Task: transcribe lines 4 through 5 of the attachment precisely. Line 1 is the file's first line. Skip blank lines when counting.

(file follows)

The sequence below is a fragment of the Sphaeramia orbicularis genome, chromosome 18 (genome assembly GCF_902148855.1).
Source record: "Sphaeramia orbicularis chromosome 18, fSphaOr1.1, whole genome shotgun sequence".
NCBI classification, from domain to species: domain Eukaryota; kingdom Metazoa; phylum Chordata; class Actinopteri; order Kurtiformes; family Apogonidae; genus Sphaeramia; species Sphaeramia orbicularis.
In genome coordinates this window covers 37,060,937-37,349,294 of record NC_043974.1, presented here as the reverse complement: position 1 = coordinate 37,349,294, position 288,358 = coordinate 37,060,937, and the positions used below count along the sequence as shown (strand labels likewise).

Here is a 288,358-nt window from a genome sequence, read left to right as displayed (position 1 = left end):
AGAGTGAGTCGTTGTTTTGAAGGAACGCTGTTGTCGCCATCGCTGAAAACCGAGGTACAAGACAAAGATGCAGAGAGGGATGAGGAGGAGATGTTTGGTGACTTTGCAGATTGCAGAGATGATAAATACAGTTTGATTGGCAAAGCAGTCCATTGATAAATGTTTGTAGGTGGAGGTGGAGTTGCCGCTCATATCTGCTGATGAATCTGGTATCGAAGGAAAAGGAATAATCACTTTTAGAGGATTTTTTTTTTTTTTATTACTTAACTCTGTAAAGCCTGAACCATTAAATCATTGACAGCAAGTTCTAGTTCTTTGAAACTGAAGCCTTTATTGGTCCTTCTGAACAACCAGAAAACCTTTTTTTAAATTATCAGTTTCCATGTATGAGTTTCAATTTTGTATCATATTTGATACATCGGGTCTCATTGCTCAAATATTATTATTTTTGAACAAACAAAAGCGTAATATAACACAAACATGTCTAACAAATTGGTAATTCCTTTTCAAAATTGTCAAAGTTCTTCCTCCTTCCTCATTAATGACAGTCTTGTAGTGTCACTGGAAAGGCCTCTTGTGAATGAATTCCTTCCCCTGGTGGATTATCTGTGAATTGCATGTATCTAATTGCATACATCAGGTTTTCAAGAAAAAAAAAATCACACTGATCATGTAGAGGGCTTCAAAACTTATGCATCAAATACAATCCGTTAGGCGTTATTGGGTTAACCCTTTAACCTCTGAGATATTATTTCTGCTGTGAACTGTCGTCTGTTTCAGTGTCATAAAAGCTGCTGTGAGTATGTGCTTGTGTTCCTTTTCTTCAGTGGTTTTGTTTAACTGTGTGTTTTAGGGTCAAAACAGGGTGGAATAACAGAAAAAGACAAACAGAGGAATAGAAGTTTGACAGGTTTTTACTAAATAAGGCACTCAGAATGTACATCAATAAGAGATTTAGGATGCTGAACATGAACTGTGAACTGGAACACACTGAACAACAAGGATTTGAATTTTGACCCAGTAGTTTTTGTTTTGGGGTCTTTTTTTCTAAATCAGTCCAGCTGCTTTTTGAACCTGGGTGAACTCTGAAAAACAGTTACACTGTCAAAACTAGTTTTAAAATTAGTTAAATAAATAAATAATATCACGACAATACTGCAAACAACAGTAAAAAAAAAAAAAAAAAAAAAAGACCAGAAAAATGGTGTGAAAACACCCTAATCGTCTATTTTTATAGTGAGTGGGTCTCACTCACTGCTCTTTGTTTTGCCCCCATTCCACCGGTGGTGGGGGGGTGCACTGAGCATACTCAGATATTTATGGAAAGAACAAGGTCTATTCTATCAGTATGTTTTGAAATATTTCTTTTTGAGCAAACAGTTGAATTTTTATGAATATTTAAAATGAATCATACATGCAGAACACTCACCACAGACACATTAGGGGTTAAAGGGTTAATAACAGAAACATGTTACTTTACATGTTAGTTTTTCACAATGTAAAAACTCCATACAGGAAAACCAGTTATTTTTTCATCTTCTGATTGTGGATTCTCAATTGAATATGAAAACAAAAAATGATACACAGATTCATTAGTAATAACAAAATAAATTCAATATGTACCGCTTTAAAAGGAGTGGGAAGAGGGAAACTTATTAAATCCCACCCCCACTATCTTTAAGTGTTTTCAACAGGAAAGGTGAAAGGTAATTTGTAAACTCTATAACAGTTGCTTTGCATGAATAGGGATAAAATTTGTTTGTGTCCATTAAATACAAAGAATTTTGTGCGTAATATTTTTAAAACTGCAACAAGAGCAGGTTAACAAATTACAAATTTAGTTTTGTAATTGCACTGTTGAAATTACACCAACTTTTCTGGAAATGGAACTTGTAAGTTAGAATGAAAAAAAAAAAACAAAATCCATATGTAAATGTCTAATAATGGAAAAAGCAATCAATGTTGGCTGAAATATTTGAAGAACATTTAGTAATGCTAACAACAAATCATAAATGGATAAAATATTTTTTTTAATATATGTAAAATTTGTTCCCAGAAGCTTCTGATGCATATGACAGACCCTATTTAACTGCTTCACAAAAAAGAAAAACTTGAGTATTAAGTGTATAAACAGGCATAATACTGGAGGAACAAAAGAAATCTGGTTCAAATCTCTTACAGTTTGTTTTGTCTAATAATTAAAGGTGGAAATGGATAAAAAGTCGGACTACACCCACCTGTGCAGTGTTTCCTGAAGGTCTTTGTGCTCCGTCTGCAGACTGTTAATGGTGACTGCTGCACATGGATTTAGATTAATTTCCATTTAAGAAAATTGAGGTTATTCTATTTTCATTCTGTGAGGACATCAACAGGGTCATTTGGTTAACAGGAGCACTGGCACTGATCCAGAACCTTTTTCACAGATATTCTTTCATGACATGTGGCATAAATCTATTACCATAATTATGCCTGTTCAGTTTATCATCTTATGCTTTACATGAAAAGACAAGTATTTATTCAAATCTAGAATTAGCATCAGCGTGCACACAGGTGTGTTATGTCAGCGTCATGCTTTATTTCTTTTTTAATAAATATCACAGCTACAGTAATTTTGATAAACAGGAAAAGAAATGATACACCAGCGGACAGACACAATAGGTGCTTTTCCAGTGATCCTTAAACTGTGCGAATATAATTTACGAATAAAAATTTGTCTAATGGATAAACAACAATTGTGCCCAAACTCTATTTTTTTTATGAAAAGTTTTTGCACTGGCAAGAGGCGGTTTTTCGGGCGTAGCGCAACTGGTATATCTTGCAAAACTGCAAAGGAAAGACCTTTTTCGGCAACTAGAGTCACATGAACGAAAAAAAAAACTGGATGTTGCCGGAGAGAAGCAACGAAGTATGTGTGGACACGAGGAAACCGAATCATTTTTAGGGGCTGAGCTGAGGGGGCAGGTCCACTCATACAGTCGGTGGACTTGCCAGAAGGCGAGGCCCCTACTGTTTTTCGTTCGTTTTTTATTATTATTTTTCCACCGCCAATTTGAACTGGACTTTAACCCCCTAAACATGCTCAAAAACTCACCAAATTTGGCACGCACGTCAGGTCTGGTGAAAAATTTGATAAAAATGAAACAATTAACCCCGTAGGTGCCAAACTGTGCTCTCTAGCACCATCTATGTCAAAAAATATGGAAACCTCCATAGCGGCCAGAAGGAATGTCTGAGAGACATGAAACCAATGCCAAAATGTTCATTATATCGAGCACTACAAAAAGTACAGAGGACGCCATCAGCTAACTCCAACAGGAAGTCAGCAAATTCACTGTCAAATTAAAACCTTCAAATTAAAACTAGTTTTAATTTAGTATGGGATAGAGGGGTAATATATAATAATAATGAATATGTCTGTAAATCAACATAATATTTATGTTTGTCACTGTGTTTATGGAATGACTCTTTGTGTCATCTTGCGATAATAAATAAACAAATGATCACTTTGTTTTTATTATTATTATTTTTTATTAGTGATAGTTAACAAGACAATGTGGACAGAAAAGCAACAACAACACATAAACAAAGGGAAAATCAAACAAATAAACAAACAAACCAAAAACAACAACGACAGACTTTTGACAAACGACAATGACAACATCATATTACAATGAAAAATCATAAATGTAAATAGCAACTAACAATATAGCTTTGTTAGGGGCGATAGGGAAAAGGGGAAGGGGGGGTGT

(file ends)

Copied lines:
In genome coordinates this window covers 37,060,937-37,349,294 of record NC_043974.1, presented here as the reverse complement: position 1 = coordinate 37,349,294, position 288,358 = coordinate 37,060,937, and the positions used below count along the sequence as shown (strand labels likewise).

Here is a 288,358-nt window from a genome sequence, read left to right as displayed (position 1 = left end):